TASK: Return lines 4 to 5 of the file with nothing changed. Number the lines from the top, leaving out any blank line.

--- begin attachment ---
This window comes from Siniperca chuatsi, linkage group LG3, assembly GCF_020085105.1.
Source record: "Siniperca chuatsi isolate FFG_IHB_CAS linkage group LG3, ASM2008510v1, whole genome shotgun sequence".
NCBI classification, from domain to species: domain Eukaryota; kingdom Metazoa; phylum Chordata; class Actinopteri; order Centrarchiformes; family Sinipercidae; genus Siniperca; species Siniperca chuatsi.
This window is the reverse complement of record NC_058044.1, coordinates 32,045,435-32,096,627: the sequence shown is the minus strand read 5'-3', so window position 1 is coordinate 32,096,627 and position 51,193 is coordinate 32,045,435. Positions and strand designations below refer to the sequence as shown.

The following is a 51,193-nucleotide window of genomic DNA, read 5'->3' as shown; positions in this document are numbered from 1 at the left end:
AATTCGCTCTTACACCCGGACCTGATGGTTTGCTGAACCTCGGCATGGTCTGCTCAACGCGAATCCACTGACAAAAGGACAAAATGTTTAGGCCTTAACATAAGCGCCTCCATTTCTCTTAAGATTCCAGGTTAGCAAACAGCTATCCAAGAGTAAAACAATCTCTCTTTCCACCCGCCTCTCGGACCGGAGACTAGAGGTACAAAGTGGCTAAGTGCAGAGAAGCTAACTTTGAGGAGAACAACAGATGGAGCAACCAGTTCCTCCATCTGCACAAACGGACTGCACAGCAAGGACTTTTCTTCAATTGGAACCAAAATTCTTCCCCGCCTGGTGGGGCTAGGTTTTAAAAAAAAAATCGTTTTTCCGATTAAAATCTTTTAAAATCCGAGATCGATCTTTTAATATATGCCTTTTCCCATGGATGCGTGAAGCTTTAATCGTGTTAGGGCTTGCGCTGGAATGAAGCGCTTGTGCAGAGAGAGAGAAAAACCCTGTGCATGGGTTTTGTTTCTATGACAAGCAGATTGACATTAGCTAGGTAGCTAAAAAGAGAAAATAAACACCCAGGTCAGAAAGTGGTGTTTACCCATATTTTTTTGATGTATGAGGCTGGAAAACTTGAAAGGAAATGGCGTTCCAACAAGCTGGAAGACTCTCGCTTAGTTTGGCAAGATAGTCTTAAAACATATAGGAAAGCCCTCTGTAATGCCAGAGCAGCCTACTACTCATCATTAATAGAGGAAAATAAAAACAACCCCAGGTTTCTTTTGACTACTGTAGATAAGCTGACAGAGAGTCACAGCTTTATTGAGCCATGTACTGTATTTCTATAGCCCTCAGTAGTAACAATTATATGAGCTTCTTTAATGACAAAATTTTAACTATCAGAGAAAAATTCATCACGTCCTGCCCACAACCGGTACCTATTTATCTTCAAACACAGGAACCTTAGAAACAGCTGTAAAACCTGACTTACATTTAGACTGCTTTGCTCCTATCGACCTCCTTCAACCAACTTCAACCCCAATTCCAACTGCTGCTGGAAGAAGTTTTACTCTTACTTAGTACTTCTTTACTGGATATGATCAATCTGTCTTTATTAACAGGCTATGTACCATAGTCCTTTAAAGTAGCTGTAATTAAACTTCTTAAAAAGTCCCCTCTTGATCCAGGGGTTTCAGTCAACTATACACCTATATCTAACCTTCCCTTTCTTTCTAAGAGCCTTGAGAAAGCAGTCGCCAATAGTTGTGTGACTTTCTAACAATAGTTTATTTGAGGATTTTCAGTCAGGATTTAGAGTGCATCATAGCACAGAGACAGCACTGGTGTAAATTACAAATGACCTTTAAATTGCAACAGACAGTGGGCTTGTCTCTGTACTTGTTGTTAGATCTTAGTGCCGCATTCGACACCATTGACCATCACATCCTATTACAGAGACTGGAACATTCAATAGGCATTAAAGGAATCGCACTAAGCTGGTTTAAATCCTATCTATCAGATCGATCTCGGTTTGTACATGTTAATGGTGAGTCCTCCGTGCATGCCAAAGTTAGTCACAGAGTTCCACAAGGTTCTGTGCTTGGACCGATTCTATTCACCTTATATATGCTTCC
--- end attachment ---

This window is the reverse complement of record NC_058044.1, coordinates 32,045,435-32,096,627: the sequence shown is the minus strand read 5'-3', so window position 1 is coordinate 32,096,627 and position 51,193 is coordinate 32,045,435. Positions and strand designations below refer to the sequence as shown.

The following is a 51,193-nucleotide window of genomic DNA, read 5'->3' as shown; positions in this document are numbered from 1 at the left end: